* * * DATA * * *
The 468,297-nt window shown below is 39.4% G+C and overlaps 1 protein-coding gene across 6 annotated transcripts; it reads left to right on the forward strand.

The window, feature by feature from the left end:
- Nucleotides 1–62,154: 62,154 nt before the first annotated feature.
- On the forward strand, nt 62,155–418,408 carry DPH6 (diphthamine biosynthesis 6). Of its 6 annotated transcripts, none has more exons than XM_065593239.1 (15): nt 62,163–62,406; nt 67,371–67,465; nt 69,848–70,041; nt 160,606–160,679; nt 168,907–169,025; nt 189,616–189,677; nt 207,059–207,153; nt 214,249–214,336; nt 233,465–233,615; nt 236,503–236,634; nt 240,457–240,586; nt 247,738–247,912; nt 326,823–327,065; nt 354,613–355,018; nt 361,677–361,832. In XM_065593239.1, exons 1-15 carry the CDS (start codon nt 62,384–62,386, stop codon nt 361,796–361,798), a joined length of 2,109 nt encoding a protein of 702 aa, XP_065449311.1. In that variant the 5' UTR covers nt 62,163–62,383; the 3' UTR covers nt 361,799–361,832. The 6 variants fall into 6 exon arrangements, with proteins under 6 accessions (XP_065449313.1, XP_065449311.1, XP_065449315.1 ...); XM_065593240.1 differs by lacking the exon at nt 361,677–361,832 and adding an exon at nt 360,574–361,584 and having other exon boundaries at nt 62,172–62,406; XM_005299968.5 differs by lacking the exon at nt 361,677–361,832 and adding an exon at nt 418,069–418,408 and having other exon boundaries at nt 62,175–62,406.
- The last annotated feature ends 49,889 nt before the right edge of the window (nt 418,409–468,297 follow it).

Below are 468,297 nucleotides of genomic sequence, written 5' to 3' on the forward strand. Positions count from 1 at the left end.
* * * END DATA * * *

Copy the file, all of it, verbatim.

The 468,297-nt window shown below is 39.4% G+C and overlaps 1 protein-coding gene across 6 annotated transcripts; it reads left to right on the forward strand.

The window, feature by feature from the left end:
- Nucleotides 1–62,154: 62,154 nt before the first annotated feature.
- On the forward strand, nt 62,155–418,408 carry DPH6 (diphthamine biosynthesis 6). Of its 6 annotated transcripts, none has more exons than XM_065593239.1 (15): nt 62,163–62,406; nt 67,371–67,465; nt 69,848–70,041; nt 160,606–160,679; nt 168,907–169,025; nt 189,616–189,677; nt 207,059–207,153; nt 214,249–214,336; nt 233,465–233,615; nt 236,503–236,634; nt 240,457–240,586; nt 247,738–247,912; nt 326,823–327,065; nt 354,613–355,018; nt 361,677–361,832. In XM_065593239.1, exons 1-15 carry the CDS (start codon nt 62,384–62,386, stop codon nt 361,796–361,798), a joined length of 2,109 nt encoding a protein of 702 aa, XP_065449311.1. In that variant the 5' UTR covers nt 62,163–62,383; the 3' UTR covers nt 361,799–361,832. The 6 variants fall into 6 exon arrangements, with proteins under 6 accessions (XP_065449313.1, XP_065449311.1, XP_065449315.1 ...); XM_065593240.1 differs by lacking the exon at nt 361,677–361,832 and adding an exon at nt 360,574–361,584 and having other exon boundaries at nt 62,172–62,406; XM_005299968.5 differs by lacking the exon at nt 361,677–361,832 and adding an exon at nt 418,069–418,408 and having other exon boundaries at nt 62,175–62,406.
- The last annotated feature ends 49,889 nt before the right edge of the window (nt 418,409–468,297 follow it).

Below are 468,297 nucleotides of genomic sequence, written 5' to 3' on the forward strand. Positions count from 1 at the left end.